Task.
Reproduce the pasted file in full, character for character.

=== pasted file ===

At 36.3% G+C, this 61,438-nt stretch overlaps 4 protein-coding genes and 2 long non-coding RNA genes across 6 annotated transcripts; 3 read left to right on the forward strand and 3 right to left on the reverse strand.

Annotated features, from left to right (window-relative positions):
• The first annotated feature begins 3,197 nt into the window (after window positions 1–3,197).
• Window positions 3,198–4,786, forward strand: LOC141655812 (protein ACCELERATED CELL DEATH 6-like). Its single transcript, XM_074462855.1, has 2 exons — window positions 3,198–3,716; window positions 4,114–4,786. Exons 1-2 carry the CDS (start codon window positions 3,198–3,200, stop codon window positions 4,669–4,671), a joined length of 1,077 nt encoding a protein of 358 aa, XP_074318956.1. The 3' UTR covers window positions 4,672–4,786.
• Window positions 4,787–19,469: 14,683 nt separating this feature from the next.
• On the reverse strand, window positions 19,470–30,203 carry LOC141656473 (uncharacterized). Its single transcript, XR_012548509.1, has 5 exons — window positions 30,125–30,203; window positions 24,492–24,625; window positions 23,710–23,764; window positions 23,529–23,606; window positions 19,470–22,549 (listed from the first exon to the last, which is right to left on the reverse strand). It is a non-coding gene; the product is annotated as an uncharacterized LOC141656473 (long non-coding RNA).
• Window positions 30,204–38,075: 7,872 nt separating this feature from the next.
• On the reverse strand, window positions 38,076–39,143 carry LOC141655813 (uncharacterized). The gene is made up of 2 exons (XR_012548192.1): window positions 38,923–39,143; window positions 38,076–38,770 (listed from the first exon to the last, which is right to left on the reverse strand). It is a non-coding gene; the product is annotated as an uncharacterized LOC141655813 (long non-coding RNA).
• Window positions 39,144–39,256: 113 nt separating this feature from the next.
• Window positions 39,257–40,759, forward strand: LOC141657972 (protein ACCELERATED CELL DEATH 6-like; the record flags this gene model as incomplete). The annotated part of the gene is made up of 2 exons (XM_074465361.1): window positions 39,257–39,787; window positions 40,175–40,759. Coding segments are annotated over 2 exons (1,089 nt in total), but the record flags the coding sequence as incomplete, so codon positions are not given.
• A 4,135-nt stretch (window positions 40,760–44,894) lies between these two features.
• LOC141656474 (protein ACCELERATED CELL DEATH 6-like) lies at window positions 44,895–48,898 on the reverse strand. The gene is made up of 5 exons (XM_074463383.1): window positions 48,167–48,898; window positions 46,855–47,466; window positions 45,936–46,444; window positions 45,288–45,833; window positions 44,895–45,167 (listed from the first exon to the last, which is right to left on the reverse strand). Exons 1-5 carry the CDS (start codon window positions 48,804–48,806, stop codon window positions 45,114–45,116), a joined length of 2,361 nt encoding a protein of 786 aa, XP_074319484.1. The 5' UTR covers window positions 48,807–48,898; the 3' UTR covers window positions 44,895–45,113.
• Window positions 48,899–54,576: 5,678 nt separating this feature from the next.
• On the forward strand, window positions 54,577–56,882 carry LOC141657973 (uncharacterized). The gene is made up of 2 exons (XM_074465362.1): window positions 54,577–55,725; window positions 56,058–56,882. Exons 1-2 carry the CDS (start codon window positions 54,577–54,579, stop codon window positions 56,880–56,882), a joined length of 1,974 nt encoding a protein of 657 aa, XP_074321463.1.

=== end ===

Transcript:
At 36.3% G+C, this 61,438-nt stretch overlaps 4 protein-coding genes and 2 long non-coding RNA genes across 6 annotated transcripts; 3 read left to right on the forward strand and 3 right to left on the reverse strand.

Annotated features, from left to right (window-relative positions):
• The first annotated feature begins 3,197 nt into the window (after window positions 1–3,197).
• Window positions 3,198–4,786, forward strand: LOC141655812 (protein ACCELERATED CELL DEATH 6-like). Its single transcript, XM_074462855.1, has 2 exons — window positions 3,198–3,716; window positions 4,114–4,786. Exons 1-2 carry the CDS (start codon window positions 3,198–3,200, stop codon window positions 4,669–4,671), a joined length of 1,077 nt encoding a protein of 358 aa, XP_074318956.1. The 3' UTR covers window positions 4,672–4,786.
• Window positions 4,787–19,469: 14,683 nt separating this feature from the next.
• On the reverse strand, window positions 19,470–30,203 carry LOC141656473 (uncharacterized). Its single transcript, XR_012548509.1, has 5 exons — window positions 30,125–30,203; window positions 24,492–24,625; window positions 23,710–23,764; window positions 23,529–23,606; window positions 19,470–22,549 (listed from the first exon to the last, which is right to left on the reverse strand). It is a non-coding gene; the product is annotated as an uncharacterized LOC141656473 (long non-coding RNA).
• Window positions 30,204–38,075: 7,872 nt separating this feature from the next.
• On the reverse strand, window positions 38,076–39,143 carry LOC141655813 (uncharacterized). The gene is made up of 2 exons (XR_012548192.1): window positions 38,923–39,143; window positions 38,076–38,770 (listed from the first exon to the last, which is right to left on the reverse strand). It is a non-coding gene; the product is annotated as an uncharacterized LOC141655813 (long non-coding RNA).
• Window positions 39,144–39,256: 113 nt separating this feature from the next.
• Window positions 39,257–40,759, forward strand: LOC141657972 (protein ACCELERATED CELL DEATH 6-like; the record flags this gene model as incomplete). The annotated part of the gene is made up of 2 exons (XM_074465361.1): window positions 39,257–39,787; window positions 40,175–40,759. Coding segments are annotated over 2 exons (1,089 nt in total), but the record flags the coding sequence as incomplete, so codon positions are not given.
• A 4,135-nt stretch (window positions 40,760–44,894) lies between these two features.
• LOC141656474 (protein ACCELERATED CELL DEATH 6-like) lies at window positions 44,895–48,898 on the reverse strand. The gene is made up of 5 exons (XM_074463383.1): window positions 48,167–48,898; window positions 46,855–47,466; window positions 45,936–46,444; window positions 45,288–45,833; window positions 44,895–45,167 (listed from the first exon to the last, which is right to left on the reverse strand). Exons 1-5 carry the CDS (start codon window positions 48,804–48,806, stop codon window positions 45,114–45,116), a joined length of 2,361 nt encoding a protein of 786 aa, XP_074319484.1. The 5' UTR covers window positions 48,807–48,898; the 3' UTR covers window positions 44,895–45,113.
• Window positions 48,899–54,576: 5,678 nt separating this feature from the next.
• On the forward strand, window positions 54,577–56,882 carry LOC141657973 (uncharacterized). The gene is made up of 2 exons (XM_074465362.1): window positions 54,577–55,725; window positions 56,058–56,882. Exons 1-2 carry the CDS (start codon window positions 54,577–54,579, stop codon window positions 56,880–56,882), a joined length of 1,974 nt encoding a protein of 657 aa, XP_074321463.1.